Probably the most infamous “club drug,” MDMA (3,4-methylenedioxymethamphetamine) is a psychoactive drug that is often referred to as Molly and is the primary drug in Ecstasy pills. MDMA, Molly, and X are used almost interchangeably by recreational users.
MDMA is a synthetic, Schedule I narcotic. Schedule I drugs are described as having a high potential for abuse with no acknowledged medical use. Other Schedule I drugs include heroin, LSD (Acid), and peyote. MDMA changes the mood and perceptual abilities of the user. Chemically, it is like both hallucinogens and stimulants. MDMA produces sensations of increased energy, pleasure, and emotional well-being as well as distorted perceptions of time and the five senses of taste, touch, smell, sight, and hearing.
MDMA is usually taken orally as a capsule or tablet, although it is becoming more commonplace to be ingested in liquid form or snorted as a powder. The powder form has become more popular in the last decade because it is often believed to be more “pure” even though it is usually cut or laced with “bath salts,” the dangerous synthetic drug that has been in the news for horrible violent episodes.
Effects on the Brain and Body
Originally developed in 1914 as a drug to suppress appetite, MDMA began receiving a lot of attention in the 1970s for its experimental use as a psychotherapy treatment. In the 1980s, its gained popularity in the party and rave scenes because of its tendency to produce feel-good emotions and emotional warmth (i.e., feeling extraordinarily close and pleasured by things and people close by).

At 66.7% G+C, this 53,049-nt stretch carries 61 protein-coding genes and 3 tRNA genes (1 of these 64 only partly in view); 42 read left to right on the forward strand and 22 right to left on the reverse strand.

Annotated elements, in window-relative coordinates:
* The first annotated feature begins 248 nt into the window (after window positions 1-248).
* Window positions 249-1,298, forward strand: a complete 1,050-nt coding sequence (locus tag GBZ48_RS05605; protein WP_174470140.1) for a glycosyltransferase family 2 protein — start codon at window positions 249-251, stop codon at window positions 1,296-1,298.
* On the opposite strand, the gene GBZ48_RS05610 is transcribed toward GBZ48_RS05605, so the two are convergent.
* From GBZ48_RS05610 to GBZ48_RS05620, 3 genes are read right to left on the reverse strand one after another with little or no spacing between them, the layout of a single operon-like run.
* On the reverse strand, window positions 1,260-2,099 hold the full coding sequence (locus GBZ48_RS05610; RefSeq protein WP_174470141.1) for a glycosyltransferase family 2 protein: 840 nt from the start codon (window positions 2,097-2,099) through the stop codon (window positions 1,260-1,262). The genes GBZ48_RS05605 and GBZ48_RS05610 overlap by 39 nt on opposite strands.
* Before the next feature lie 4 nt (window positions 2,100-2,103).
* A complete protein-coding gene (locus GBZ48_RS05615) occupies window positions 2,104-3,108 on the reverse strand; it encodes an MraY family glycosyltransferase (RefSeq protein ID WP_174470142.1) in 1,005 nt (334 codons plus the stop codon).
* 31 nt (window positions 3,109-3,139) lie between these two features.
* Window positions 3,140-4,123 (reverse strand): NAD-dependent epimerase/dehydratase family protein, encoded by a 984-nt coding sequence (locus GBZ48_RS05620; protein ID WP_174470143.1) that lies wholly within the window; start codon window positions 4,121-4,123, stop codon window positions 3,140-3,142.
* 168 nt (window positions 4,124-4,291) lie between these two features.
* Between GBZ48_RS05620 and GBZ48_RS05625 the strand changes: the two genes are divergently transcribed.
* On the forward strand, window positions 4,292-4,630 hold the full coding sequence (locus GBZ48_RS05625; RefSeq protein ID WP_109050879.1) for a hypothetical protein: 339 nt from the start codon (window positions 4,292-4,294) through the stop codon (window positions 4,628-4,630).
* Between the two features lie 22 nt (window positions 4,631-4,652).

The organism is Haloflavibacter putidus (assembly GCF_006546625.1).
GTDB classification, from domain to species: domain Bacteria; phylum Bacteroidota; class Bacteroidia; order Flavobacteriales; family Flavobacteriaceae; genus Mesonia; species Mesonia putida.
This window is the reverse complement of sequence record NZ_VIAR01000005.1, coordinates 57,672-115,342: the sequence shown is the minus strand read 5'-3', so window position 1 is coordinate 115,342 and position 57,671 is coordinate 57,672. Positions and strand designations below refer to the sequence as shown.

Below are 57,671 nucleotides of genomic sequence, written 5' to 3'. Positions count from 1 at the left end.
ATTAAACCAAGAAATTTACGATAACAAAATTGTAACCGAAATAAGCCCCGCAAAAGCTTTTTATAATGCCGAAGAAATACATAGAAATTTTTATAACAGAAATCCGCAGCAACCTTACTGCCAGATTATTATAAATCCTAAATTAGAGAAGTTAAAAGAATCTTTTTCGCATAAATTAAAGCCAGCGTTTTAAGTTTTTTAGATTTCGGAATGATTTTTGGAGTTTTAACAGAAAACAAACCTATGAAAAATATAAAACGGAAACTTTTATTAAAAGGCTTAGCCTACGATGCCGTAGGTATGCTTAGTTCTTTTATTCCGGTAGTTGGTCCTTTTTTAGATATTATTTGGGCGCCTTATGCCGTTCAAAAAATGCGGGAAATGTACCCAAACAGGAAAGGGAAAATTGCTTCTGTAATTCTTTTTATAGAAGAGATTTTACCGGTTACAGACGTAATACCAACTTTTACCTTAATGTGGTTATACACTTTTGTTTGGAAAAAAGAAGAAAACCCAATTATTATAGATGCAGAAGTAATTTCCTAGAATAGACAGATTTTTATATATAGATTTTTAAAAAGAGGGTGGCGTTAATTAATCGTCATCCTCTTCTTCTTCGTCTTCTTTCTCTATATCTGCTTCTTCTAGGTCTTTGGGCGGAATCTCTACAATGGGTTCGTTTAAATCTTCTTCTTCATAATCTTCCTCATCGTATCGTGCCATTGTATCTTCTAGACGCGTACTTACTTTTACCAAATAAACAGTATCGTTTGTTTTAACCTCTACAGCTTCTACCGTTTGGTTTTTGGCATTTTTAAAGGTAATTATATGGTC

MDMA, a synthetic drug produced exclusively in laboratories, affects the CNS (Central Nervous System) and interacts with the brain’s neurotransmitters, boosting the production of dopamine, norepinephrine, and serotonin. The increase in serotonin levels causes users to feel much more affectionate and intimate than usual, and these feelings of attraction make users feel close and friendly with complete strangers.
Symptoms and Withdrawals
The effects of MDMA last between 3 to 6 hours, but many users take more than one dose over the time-period to keep the high going. Some initial and instant physical health effects of MDMA include:
- Muscle cramping
- Teeth clamping and teeth grinding
- Blurred vision
Once the “high” from the drug are over, a moderate MDMA user may experience discomfort and withdrawal symptoms for up to a week. These symptoms include:
- Extreme mood swings – impulsiveness and aggression
- Increased irritability
- Sleeping problems
- Loss of appetite
- Loss of interest in and pleasure from sex
Some of these withdrawal symptoms may be more acute or even caused by combining MDMA use with other drugs such as marijuana and other illicit drugs.
Ecstasy use has been linked to long-term memory, attention, and learning problems when compared to persons who either used only marijuana or didn’t use either drug. While often billed as a “safe” party drug at raves and clubs, users are at increased risks of dehydration, increased heart rate, and possible overdose.
MDMA In the News
Recently, researchers have been studying the possibilities of psychedelic drugs like MDMA as alternative treatments for depression and PTSD. A recent study found that octopuses began cuddling each other once administered doses of the drug, and has “shown promise in studies of combat veterans.”
It is important to remember that these studies are still in their early stages. Regardless, there is a big difference between using MDMA for recreational use in comparison to treatment under a medical doctor’s supervision. It is the same idea that morphine is a necessary drug for surgery and pain treatment, but recreational use of morphine is dangerous and addictive.
Only the user can determine if he or she has a problem with drugs or alcohol. When you or your loved one are ready to confront their addictions, Boardwalk Recovery is here to help. Call us now for a free consultation and overview of the ways that our medical staff and experiential treatment programs help ex-MDMA users overcome anxiety and depression to live fulfilling and meaningful lives.